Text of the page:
NCR contributor Stephen G. Adubato has attended Church of the Holy Innocents, New York City's main hub for Tridentine Latin Mass enthusiasts, on and off since his undergrad days. Many, including Pope Francis himself, have expressed concerns that parishes that celebrate the Latin Mass tend to attract reactionaries who are opposed to progress and give rise to insular communities.
"As much as this is often the case, and I applaud Francis for taking this step, my experience has shown me that there are other, more nuanced reasons people are drawn to the Tridentine Latin Mass," Adubato writes. "Yes, many are drawn to it for ideological reasons. But the Latin Mass is also a haven for those who feel misunderstood or outcasted for their unconventional personalities and aesthetic sensibilities."
Another NCR contributor says many Catholics who are drawn to the Latin Mass and traditionalist parishes are still leaving their communities because of the bigotry and toxicity in those environments.
Along a busy junction in this cold central Kenyan town, a tiny blue metallic booth struggles to stand out, obscured by shops and passenger service vehicles. Inside, 26-year-old Mary Wanjiku proudly displays her collection of beaded napkin holders, bracelets and necklaces that she sells to passersby and the community.
Her self-empowerment journey began six years ago when a group of good Samaritans rescued her from the streets of her hometown in Kabuku, a village in central Kenya, and sought her admission at the Limuru Cheshire Home, a charitable center for girls living with physical and intellectual disabilities.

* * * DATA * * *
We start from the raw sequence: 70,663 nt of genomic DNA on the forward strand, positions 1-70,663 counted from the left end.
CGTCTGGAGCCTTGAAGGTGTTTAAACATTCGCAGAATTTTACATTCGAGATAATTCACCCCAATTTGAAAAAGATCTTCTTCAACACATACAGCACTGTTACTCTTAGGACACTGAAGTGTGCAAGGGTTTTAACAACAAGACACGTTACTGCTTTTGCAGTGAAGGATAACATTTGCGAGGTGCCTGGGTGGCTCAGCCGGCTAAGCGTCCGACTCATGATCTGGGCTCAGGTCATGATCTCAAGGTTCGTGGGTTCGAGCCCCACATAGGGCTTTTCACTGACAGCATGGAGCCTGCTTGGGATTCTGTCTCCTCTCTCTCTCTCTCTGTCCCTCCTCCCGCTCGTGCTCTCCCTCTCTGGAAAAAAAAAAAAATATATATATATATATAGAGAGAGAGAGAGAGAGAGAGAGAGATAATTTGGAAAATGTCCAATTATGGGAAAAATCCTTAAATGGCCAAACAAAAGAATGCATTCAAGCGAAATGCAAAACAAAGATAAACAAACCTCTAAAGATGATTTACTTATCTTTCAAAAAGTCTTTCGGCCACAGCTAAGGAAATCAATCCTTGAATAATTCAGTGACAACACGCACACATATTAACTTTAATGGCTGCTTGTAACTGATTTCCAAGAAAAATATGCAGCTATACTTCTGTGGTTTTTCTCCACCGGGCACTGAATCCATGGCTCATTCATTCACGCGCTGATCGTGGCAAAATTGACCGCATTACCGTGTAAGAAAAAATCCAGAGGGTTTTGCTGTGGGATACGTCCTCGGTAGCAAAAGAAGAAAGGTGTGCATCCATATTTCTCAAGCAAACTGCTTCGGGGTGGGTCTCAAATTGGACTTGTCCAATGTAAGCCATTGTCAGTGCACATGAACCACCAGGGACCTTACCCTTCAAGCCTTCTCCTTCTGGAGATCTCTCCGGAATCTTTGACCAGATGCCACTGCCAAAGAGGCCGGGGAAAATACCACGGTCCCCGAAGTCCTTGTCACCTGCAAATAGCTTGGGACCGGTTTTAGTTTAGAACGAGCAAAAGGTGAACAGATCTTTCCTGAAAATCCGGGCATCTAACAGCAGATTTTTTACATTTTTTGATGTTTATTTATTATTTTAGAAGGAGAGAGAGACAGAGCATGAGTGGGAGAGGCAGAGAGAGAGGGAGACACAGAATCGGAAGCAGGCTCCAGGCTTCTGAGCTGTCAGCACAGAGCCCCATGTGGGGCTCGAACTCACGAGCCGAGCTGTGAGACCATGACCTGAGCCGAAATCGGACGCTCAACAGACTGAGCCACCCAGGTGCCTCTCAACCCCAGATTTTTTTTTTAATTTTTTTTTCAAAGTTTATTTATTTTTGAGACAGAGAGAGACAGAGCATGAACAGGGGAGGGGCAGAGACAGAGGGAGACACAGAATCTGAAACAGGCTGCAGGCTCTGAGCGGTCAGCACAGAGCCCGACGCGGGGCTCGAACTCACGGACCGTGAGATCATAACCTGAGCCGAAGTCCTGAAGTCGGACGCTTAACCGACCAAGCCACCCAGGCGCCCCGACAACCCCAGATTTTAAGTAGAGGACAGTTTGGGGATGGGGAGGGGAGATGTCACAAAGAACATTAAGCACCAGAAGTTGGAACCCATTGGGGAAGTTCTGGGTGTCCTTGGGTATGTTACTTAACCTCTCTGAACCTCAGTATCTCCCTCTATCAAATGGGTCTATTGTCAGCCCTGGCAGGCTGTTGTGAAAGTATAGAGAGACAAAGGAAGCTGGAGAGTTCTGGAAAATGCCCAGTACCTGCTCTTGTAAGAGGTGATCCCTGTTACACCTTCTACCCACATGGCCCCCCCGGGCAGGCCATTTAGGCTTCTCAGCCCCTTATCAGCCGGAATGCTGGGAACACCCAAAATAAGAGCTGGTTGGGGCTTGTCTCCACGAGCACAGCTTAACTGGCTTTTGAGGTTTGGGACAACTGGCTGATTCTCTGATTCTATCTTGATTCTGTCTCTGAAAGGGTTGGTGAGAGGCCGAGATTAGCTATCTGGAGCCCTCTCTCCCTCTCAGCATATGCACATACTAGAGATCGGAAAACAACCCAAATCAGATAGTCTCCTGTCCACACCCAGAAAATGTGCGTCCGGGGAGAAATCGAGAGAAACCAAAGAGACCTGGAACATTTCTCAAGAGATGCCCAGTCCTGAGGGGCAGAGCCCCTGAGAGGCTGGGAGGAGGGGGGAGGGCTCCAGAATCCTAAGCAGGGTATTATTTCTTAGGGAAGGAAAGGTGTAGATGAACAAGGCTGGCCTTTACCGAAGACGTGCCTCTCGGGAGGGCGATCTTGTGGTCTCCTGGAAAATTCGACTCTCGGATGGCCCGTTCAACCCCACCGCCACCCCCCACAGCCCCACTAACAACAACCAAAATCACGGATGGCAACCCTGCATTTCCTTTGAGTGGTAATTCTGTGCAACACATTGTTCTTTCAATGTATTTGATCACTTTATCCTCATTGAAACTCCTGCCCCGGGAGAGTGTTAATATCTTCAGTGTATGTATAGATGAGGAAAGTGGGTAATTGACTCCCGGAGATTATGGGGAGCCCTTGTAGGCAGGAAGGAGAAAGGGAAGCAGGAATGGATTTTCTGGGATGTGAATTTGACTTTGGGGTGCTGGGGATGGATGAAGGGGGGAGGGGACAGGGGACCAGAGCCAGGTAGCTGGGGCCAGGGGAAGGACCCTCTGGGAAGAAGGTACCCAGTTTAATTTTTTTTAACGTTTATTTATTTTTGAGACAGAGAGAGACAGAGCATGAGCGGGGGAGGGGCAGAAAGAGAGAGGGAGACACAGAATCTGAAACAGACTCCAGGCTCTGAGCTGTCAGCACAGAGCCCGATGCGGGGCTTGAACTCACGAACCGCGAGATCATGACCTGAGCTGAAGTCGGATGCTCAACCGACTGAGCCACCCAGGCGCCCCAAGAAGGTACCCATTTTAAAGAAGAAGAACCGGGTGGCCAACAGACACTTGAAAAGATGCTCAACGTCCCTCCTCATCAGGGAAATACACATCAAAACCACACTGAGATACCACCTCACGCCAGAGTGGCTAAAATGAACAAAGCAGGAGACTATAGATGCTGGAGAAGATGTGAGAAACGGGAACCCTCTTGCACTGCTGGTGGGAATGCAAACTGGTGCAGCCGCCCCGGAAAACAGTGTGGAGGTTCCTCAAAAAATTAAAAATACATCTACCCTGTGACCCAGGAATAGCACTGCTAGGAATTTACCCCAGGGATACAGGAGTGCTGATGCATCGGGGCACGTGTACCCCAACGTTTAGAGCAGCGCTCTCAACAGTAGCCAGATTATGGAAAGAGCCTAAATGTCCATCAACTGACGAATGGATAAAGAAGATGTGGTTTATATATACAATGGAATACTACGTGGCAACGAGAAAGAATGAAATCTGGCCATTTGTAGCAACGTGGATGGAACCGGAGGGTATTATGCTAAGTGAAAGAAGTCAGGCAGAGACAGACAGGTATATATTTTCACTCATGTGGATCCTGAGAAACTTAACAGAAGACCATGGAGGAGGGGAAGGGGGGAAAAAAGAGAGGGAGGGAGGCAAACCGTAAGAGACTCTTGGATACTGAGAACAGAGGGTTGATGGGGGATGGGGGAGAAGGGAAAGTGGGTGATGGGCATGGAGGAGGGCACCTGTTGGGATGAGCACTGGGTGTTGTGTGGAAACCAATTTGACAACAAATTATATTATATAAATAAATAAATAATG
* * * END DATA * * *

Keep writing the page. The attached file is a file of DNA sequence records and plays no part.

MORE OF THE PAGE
The center that is managed by the nuns from the Assumption Sisters of Nairobi was started almost 50 years ago by a World War II veteran, Geoffrey Leonard Cheshire. The center is among the four facilities under the Cheshire Disability Services Kenya, a nongovernmental organization in Kenya that "focuses on the rehabilitation of children and youths with disabilities through corrective surgeries, different kinds of therapies and provision of various assistive devices," according to the institution's mission statement.
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ICYMI: At Global Sisters Report, read about Voices of Faith's panel discussing the historical and modern practices within Catholic religious institutions that discriminate against women of color.
ICYMI: In two letters to New Ways Ministry this year, Pope Francis commended the group for its outreach to the LGBTQ community and referred to co-founder Loretto Sr. Jeannine Gramick, as "a valiant woman" who had suffered much for her ministry.
ICYMI: The long-planned encounter between Indigenous Canadians and Pope Francis in Rome is being put off while everybody learns more about the omicron variant of COVID-19.